Speed limit to be permanently reduced to 30kmh in central Christchurch

Central Christchurch will have a 30kmh speed limit from March 12.

Central Christchurch will have a 30kmh speed limit from March 12.

A new 30kmh speed limit for much of central Christchurch has prompted everything from praise to anger from the public. 

The new limit will take effect from March 12. It will include all streets bounded by, but not including, Kilmore, Madras and St Asaph streets. 

Some have blasted the change as "revenue-gathering" and pointless in the "ghost town" central city, while others have praised the city council for the move. 

The yellow road is pedestrian only. A larger map is below.

The yellow road is pedestrian only. A larger map is below.

"The CBD's primary focus should be on the people who use it, not motorists. A speed reduction is hardly going to kill the CBD, it only means motorists will travel a little slower and the city will become more pedestrian friendly," Alex Fletcher said on Facebook. 

"This is good news especially as most CBD drivers are going way too fast and just ignore pedestrians," said a Stuff commenter. 

"That will reduce the traffic in the CBD area. It will cease to become a through route," another wrote. 

Some questioned whether Tuam, Montreal and Victoria streets should be exempt. One asked if cyclists could be fined for exceeding the limit.  

Stuff commenter Robert21 said it worked well overseas and in Wellington so "why not here?".

"Half of the year Christchurch city is a cold windy hole and is a pedestrian ghost town. With car parking so expensive and unreliable public transport. This 30k limit is the final kick in the guts," SusanDawn76 commented. 

The purple roads will have a 30kmh limit. The pink roads will have a 10kmh limit, and the yellow road is pedestrian only.

The purple roads will have a 30kmh limit. The pink roads will have a 10kmh limit, and the yellow road is pedestrian only.

Steve Tellurian posted that it was "idiocy".

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"People will simply ignore the 30km/hr limit as they already do through roadworks. I could understand if they made it 40kmh, or excluded Montreal and Durham from the mix, a seriously deluded decision," he said. 

Nicole Graf said it was "genuinely a safety effort rather than a commuter tax" it should only be in place from 9am to 5pm. 


Forcing inner city drivers to slow down was first signalled in 2013, within the An Accessible City plan unveiled by the council and earthquake recovery minister Gerry Brownlee.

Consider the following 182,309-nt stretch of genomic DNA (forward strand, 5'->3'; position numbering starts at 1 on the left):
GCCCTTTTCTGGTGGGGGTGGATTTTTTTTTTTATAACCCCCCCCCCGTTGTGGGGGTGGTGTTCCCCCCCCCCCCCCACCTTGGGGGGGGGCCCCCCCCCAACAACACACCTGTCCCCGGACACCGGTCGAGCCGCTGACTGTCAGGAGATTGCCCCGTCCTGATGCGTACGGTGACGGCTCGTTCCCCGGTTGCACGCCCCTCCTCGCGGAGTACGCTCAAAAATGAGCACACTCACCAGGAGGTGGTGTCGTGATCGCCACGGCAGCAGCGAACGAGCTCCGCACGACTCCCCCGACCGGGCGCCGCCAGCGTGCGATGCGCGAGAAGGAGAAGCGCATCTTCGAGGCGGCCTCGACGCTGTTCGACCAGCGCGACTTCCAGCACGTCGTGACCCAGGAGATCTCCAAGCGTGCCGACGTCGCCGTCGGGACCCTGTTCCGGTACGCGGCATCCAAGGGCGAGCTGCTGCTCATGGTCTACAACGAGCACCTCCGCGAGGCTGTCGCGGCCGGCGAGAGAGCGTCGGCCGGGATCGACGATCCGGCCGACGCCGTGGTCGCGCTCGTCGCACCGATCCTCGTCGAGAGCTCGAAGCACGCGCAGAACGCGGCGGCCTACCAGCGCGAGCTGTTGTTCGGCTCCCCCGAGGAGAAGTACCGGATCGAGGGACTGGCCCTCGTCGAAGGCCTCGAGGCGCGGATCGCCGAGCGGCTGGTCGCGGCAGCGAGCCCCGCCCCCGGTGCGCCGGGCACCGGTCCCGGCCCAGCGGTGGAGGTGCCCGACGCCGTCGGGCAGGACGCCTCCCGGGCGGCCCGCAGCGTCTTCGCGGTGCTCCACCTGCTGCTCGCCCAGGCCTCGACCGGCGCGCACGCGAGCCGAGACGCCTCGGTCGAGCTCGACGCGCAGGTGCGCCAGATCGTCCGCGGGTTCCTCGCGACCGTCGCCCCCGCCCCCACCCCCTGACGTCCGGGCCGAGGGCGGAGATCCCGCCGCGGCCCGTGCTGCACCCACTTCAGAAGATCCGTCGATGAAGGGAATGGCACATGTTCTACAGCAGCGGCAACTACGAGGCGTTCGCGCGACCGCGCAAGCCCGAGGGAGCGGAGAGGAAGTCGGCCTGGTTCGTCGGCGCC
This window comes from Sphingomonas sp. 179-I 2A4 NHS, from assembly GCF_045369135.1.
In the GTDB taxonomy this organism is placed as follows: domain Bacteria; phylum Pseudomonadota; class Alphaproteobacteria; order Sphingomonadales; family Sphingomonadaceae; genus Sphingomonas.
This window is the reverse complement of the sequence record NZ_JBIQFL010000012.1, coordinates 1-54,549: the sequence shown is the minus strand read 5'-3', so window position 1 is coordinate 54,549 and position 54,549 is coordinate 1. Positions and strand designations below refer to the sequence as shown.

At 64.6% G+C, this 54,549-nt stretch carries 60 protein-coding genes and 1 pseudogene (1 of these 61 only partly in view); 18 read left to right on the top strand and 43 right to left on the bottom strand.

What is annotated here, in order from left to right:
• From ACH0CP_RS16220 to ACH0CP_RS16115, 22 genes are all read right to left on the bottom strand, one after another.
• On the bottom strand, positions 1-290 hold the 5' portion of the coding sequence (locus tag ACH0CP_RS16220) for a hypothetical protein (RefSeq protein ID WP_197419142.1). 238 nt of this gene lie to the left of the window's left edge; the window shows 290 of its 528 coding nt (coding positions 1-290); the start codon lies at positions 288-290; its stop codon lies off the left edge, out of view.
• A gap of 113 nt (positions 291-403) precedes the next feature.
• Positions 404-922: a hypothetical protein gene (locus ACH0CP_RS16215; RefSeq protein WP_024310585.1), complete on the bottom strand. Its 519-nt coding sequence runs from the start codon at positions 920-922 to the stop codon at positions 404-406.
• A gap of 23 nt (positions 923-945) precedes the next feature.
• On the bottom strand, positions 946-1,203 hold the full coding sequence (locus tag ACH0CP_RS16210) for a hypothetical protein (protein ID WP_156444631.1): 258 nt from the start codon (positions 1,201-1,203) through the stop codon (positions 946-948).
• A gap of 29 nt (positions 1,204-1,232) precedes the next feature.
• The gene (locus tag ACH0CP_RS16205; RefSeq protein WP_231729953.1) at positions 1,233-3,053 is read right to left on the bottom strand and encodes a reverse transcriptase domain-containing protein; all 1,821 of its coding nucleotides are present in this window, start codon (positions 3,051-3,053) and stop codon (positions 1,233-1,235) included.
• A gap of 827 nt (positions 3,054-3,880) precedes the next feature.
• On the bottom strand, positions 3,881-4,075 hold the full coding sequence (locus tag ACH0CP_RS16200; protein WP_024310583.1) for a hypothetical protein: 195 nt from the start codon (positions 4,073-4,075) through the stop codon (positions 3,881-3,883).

The city council announced the start date of March 12 on Tuesday. 

Slower vehicle traffic would help make the city a safer, more inclusive destination for all street users, said council transport operations manager Steffan Thomas.

"The 30kmh speed limit will provide a safer transport network, along with more accessible central city streets for everyone to travel, work and shop," he said.

It has come into effect through a permanent amendment to a speed limit bylaw using the Canterbury Earthquake Recovery Act.

Dr Glen Koorey, a senior lecturer in transport engineering at the University of Canterbury, said lower speed limits would make the city safer.

"I think it'll be a very good advertisement [for the city] as a place where people can come and walk and cycle with a bit less trauma," he said.

Last year, he analysed crash data which showed there had been more than 1200 crashes involving pedestrians or cyclists in Christchurch since 2010.

The risk of serious or fatal injuries to pedestrians fell dramatically when cars slowed down, he said.

"Lower speeds certainly reduce the likelihood of some accidents, but more importantly, it reduces the likelihood of it being a serious or even fatal crash.

"Now we need to be looking at other similar environments around the city – the obvious ones are shopping centres, schools, residential zones. Why can't we get 30kmh zones there as well?"


Councils have had the power to adjust their speed limits since 2003, but Christchurch is only the third New Zealand city to have done so. 

Wellington has lowered speed limits in 15 of its suburbs, which the Wellington City Council in 2014 reported had led to an 82 per cent reduction in injury crashes.

Hamilton has also lowered the speed limit on many inner-city streets, particularly in areas near schools.

Automobile Association (AA) Canterbury-West Coast district council chairman John Skevington said the group did not feel the changes in Christchurch would burden motorists.

Few people were able to drive to the existing speed limit, he said.

"We don't really have a major problem with [the change]. If anyone tries to do 50km/h up Victoria St now, you're not going to do it, unless it's 2 o'clock in the morning," he said.

"You'll be able to pass from one side of the city to the other without going into the centre, so it doesn't really affect the traffic flows there."

Traffic signals would be co-ordinated for the new limit, the council said.

* Comments on this article have now closed.

 - Stuff


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